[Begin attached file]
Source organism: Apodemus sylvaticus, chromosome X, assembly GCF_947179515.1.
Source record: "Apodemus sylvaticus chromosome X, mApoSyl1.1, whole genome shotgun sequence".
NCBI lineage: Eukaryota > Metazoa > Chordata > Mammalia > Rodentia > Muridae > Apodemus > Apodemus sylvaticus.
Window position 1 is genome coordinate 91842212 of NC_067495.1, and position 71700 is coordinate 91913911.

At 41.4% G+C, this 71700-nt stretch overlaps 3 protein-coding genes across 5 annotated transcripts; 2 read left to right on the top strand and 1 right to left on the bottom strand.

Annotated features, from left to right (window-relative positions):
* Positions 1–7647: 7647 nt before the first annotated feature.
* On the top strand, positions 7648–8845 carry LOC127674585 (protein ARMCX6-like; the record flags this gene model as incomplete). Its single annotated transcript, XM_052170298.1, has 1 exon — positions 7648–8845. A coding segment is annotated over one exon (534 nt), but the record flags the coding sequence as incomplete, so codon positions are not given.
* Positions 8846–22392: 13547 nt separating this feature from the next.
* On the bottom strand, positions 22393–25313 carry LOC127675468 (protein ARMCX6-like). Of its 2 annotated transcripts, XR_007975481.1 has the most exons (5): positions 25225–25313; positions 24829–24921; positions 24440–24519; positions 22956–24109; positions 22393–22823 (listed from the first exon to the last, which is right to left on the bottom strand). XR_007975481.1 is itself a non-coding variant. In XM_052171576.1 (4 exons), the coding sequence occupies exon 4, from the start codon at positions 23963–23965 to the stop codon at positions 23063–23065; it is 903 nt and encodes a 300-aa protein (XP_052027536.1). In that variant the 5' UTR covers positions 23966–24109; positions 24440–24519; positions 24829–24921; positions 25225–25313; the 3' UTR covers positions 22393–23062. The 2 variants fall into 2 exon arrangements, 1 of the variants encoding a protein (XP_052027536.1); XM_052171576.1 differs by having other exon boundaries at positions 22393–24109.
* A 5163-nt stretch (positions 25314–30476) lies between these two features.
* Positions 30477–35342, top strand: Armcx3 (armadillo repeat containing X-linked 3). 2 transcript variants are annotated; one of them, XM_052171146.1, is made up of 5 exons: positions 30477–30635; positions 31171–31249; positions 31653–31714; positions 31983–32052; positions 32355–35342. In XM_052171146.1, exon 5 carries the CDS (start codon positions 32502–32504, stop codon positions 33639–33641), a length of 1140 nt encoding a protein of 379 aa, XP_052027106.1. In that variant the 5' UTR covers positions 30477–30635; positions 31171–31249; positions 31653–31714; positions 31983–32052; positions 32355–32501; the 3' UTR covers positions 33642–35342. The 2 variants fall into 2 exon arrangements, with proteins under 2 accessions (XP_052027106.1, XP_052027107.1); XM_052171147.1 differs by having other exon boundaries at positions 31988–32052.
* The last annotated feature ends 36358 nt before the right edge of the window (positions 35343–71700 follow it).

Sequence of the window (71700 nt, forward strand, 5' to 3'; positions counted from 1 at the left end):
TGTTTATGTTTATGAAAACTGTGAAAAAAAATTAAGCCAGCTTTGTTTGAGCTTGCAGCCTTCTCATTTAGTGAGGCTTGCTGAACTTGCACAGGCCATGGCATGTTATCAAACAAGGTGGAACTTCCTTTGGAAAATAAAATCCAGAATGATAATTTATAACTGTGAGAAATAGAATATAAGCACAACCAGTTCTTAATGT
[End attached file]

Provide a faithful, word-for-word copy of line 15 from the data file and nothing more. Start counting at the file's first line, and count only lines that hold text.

TGTTTATGTTTATGAAAACTGTGAAAAAAAATTAAGCCAGCTTTGTTTGAGCTTGCAGCCTTCTCATTTAGTGAGGCTTGCTGAACTTGCACAGGCCATGGCATGTTATCAAACAAGGTGGAACTTCCTTTGGAAAATAAAATCCAGAATGATAATTTATAACTGTGAGAAATAGAATATAAGCACAACCAGTTCTTAATGT